What goes into the second kind of decoupling? This is where the world’s greens put on their Malthusian hair shirts and rant about restrictions and rationing and a war against growth. This is, for the most part, wicked claptrap. It’s wicked, because it would condemn hundreds of millions to lives made wretched by want, and it’s claptrap because it doesn’t make sense. There are all kinds of alternative measures that work better than the bureaucratically driven world of mandates and prohibitions that current green thinking would bring.

Fortunately for politicians, the elements of a new green agenda are popular, even populist. For example: the government should step up investment in scientific research aimed at everything from making batteries better and more efficient to making power grids more efficient and more secure to continuing to develop technologies that give us better appliances that use less energy. The goal of all this would be twofold: on the green side, it helps to reduce the link between economic growth and environmentally problematic uses of energy. On the populist side, it is about cutting your energy bills, not punishing you for being a modern person living a modern life. These policies would result in lower fuel costs for motorists, lower heating costs for homeowners, lower utility bills for everyone. these lower costs will promote new business formation and create jobs rather than destroy them: it’s a non-Malthusian approach to climate change and energy policy, and people can like it whatever their views of climate change may be.

But there are lots of other things we can do that will reduce our environmental and climate footprint while making ordinary peoples’ lives better rather than worse. the government should be supporting research into self driving cars and creating a regulatory framework that promotes the deployment of new tech as it comes on line. This will reduce traffic congestion and pollution, allow more families to live complicated lives while not having to sink so much of their income into buying and maintaining cars, and of course dramatically reduce the terrible human and economic costs associated with our epidemic of traffic deaths—which exceed deaths caused by gun violence, by the way.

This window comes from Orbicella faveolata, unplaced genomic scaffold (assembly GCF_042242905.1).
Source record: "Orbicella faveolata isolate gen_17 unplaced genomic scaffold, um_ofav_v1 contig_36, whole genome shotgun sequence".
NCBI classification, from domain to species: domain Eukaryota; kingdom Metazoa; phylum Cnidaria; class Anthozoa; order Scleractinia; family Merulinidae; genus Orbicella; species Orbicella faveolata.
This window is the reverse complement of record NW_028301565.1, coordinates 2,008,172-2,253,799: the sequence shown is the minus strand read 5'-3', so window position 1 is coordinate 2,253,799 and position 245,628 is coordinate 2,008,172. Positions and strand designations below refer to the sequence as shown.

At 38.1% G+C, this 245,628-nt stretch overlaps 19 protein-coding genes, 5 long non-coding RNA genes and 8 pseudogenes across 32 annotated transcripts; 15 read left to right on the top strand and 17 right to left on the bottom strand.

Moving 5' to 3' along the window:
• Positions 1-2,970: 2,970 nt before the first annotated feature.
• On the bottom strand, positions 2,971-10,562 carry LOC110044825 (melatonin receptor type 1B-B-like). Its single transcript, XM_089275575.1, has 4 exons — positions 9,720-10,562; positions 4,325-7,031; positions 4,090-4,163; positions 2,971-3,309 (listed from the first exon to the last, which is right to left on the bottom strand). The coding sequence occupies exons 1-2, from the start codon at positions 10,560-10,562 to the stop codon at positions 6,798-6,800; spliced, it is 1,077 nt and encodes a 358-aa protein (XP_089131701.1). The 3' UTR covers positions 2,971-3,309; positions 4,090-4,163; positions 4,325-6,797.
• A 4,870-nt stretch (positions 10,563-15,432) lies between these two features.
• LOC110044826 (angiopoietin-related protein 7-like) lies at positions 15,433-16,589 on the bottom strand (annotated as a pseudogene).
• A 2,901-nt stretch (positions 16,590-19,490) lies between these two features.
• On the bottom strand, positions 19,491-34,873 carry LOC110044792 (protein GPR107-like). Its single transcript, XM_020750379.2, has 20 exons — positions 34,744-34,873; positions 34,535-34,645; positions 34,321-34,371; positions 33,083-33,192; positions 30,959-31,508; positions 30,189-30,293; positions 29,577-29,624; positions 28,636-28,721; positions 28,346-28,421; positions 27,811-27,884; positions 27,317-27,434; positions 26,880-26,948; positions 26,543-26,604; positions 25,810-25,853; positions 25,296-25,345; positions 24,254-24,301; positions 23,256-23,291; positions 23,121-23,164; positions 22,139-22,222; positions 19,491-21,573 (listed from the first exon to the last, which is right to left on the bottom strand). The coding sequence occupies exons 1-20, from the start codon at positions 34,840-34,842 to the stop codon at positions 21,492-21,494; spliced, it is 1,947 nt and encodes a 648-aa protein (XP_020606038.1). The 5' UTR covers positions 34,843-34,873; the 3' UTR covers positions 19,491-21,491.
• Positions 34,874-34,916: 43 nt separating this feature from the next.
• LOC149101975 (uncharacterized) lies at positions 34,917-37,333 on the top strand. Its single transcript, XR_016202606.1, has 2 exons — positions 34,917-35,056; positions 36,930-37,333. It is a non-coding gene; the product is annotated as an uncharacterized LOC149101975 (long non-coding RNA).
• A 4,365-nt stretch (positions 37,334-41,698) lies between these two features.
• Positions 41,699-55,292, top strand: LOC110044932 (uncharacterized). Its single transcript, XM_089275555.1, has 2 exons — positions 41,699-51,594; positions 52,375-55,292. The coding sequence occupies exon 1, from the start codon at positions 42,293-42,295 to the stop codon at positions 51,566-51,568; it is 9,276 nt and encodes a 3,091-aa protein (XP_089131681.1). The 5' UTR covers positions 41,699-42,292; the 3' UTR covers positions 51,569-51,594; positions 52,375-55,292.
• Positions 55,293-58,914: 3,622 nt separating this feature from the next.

Government by its research and regulatory policies can also do a lot to accelerate the arrival of social changes that will help the planet and help ordinary people. Overall this is about substituting the organization and movement of information for the organization and movement of physical goods so far as this is possible: people who download books onto e-readers instead of driving to a brick and mortar bookstore in a mall are submitting the movement of information for the manufacture and production of physical goods. so are people who telework from home or from a nearby location rather than commuting—at great inconvenience and cost and with massive loss of leisure and family time—to downtown hubs. So are farmers who grow GMO sunflowers and soybeans that need less pesticide, weedkiller and water than conventional varieties.

These are all measures that are good for ordinary peoples’ lives and tend to raise living standards rather than reduce them. And they are also things that will reduce our longterm dependency on imported fuel and fossil fuel more broadly.

There is a lot of room in America for innovative policy ideas around which more of a national consensus could build. From a policy standpoint there are hundred dollar bills all over the sidewalk; perhaps because they are in such a rush to their next million dollar fundraising event, not many politicians seem willing to take the time to pick them up.